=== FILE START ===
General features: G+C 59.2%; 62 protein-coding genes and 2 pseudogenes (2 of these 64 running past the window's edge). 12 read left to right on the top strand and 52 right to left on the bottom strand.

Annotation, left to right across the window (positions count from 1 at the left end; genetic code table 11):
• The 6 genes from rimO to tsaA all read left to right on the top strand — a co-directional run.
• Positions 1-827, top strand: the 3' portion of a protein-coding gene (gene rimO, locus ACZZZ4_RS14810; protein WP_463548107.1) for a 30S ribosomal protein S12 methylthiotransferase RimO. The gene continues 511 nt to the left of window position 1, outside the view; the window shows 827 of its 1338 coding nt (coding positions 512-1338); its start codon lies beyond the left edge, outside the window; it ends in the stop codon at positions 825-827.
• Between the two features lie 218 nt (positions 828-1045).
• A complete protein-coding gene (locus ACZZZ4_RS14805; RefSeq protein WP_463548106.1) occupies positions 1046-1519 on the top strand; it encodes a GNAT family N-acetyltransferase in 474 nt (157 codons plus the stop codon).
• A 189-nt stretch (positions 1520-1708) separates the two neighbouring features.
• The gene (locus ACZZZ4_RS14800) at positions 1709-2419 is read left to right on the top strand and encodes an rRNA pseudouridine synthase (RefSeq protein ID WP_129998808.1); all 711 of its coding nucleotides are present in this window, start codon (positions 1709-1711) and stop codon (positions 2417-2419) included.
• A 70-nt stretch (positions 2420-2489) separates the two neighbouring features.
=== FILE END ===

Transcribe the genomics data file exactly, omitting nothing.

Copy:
General features: G+C 59.2%; 62 protein-coding genes and 2 pseudogenes (2 of these 64 running past the window's edge). 12 read left to right on the top strand and 52 right to left on the bottom strand.

Annotation, left to right across the window (positions count from 1 at the left end; genetic code table 11):
• The 6 genes from rimO to tsaA all read left to right on the top strand — a co-directional run.
• Positions 1-827, top strand: the 3' portion of a protein-coding gene (gene rimO, locus ACZZZ4_RS14810; protein WP_463548107.1) for a 30S ribosomal protein S12 methylthiotransferase RimO. The gene continues 511 nt to the left of window position 1, outside the view; the window shows 827 of its 1338 coding nt (coding positions 512-1338); its start codon lies beyond the left edge, outside the window; it ends in the stop codon at positions 825-827.
• Between the two features lie 218 nt (positions 828-1045).
• A complete protein-coding gene (locus ACZZZ4_RS14805; RefSeq protein WP_463548106.1) occupies positions 1046-1519 on the top strand; it encodes a GNAT family N-acetyltransferase in 474 nt (157 codons plus the stop codon).
• A 189-nt stretch (positions 1520-1708) separates the two neighbouring features.
• The gene (locus ACZZZ4_RS14800) at positions 1709-2419 is read left to right on the top strand and encodes an rRNA pseudouridine synthase (RefSeq protein ID WP_129998808.1); all 711 of its coding nucleotides are present in this window, start codon (positions 1709-1711) and stop codon (positions 2417-2419) included.
• A 70-nt stretch (positions 2420-2489) separates the two neighbouring features.